ORIGIN OF THE NEW SOUTH
The story of the development of the southern steel and iron industry begins in Tracy City at the Wooten Coal Mine. This story of the New South is told in the sixth gallery. The Sewanee Mining Company had been formed in 1852 to develop coal mining on the plateau. It built the Mountain Goat railroad from the Nashville to Chattanooga main line in Cowan up the mountain to Sewanee and began mining operations at Coal Bank (near present day St Andrews – Midway) in 1856. There was little coal there and what coal was there was of poor quality. The company then extended the railroad tracks ten miles through the forest to the site where coal had first been discovered about 1845. The Wooten Mine was opened with the first load of coal shipped on November 8, 1858. The Sewanee Mining Company had exhausted its financial resources by 1860 and filed for reorganization as Tennessee Coal and Railroad Company. It faced lawsuits from Tennessee creditors in a Tennessee state court and foreclosure of bonds in federal court by New York bondholders. The Civil War intervened with first the Confederates taking over the mine and in July 1863 the Federals securing control of the plateau and the mine. By the end of the war the mining operations at Tracy City were in shambles. In 1866 Arthur St. Clair Colyar, an attorney representing the Tennessee creditors, effected a settlement wherein, in a reorganized company, $400,000 of common stock was issued, purchased by him, and used to pay off the Tennessee creditors. The New York bondholders agreed to take new mortgage bonds from the reorganized company to settle their claims.
Colyar was one of the architects of the New South. These advocates believed that the future of the South following the Civil War depended on the South moving from economic dependence on a single agricultural crop with occasional cottage industry to diversification of agriculture and a more industrialized modern economy that could produce products in mass. With this objective in mind, Colyar and those associated with him set about to determine if the bituminous Sewanee Seam coal mined in the Wooten Mine could be converted into coke with sufficient heat intensity to be used in blast furnaces with iron ore and limestone to produce pig iron. Pig iron is the basic ingredient for the manufacture of iron and steel products. The Fiery Gizzard makeshift blast furnace was erected to determine if coal from the mine would coke. The Fiery Gizzard produced fifteen tons of pig iron before it fell apart, proving that coke burned from Sewanee Seam coal could be used successfully in blast furnaces to produce pig iron. One hundred and twenty coke ovens were built at the Wooten Mine site in 1873 and Tennessee Coal and Railroad Company contracted for the use of convicts from the Tennessee State Penitentiary to work in the mine and tend the coke ovens.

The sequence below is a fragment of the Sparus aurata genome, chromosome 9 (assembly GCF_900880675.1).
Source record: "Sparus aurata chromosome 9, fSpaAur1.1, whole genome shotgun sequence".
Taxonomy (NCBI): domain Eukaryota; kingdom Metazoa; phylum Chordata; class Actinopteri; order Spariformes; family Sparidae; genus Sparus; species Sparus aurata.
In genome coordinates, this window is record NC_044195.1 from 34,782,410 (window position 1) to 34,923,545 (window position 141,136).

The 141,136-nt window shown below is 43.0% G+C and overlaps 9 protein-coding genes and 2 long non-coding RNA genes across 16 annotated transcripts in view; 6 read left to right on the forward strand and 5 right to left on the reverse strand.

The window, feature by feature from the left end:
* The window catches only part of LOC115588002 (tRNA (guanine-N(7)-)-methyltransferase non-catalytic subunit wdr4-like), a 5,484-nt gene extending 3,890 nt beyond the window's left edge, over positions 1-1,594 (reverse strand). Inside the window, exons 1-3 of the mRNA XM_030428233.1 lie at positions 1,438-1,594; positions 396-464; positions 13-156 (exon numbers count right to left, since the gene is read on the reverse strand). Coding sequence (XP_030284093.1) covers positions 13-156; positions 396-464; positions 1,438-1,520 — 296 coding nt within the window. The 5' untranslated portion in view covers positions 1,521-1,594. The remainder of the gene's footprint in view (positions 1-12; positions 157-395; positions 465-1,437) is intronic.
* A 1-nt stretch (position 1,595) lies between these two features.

The gallery depicts how Tennessee Coal and Railroad Company grew into a reorganized Tennessee Coal Iron and Railroad Company that by 1892 controlled 60% of the coal and iron ore reserves in Tennessee and Alabama and most of the iron and steel production resources between Chattanooga and Birmingham. It had become an industrial empire. In 1904 it moved its offices from Tracy City to Ensley Town near Birmingham. In 1907 it was acquired by United States Steel Corporation in a transaction approved by President Theodore Roosevelt as not to be in violation of the Sherman Anti Trust Act.
Coal mining on the plateau continued with the formation of Tennessee Consolidated Coal Company by E. L. Hampton, the railroad station agent at Tracy City. In 1905 the Mountain Goat Railroad, by then owned by Nashville, Chattanooga & St. Louis Railroad, was extended to Coalmont. In 1917 it was extended again to Palmer where coal mining operations were continued until the 1990’s when mining ceased on the plateau due to labor discord and environmental issues with the coal. The Mountain Goat Railroad tracks were removed in 1973 from Coalmont to Palmer and in 1985 from the rest of the route.
After Sewanee Mining Company in 1857 found coal mining unprofitable at Coal Bank and the area that is now Sewanee, it offered 5,000 acres of its holdings in that area to trustees of the Southern Dioceses of the Episcopal Church for the establishment of a Southern University. Had not the mining company’s railroad up the mountain from Cowan and the Nashville and Chattanooga main line been in existence, the site would not have been considered even with the generous offer of land. Thus, land unsuitable for the mining of coal but with a railroad for access became the site for The University of the South.
This university brought many people with cultural experiences different from those who had pioneered the area. There was a thin but well distributed native population of about 150 people in the vicinity. To this native population were added clergymen, academics, administrators, civil war widows, construction workers and even a Negro servant group. The mix produced a new culture with the university being the major economic force. There were clashes within the cultural mix but in time they resolved differences. Today the university has, among other things, become a renowned center for learning that includes environmental and ecological study of the Cumberland Plateau through its Environmental Studies Program, a Landscape Analysis Laboratory, Forestry and Geology Programs as well as through other disciplines and endeavors. Today its campus has grown from the initial gift of 5,000 acres from Sewanee Mining Company to over 13,000 acres, much of which is used for environmental learning and lessons in preservation and conservation of the land.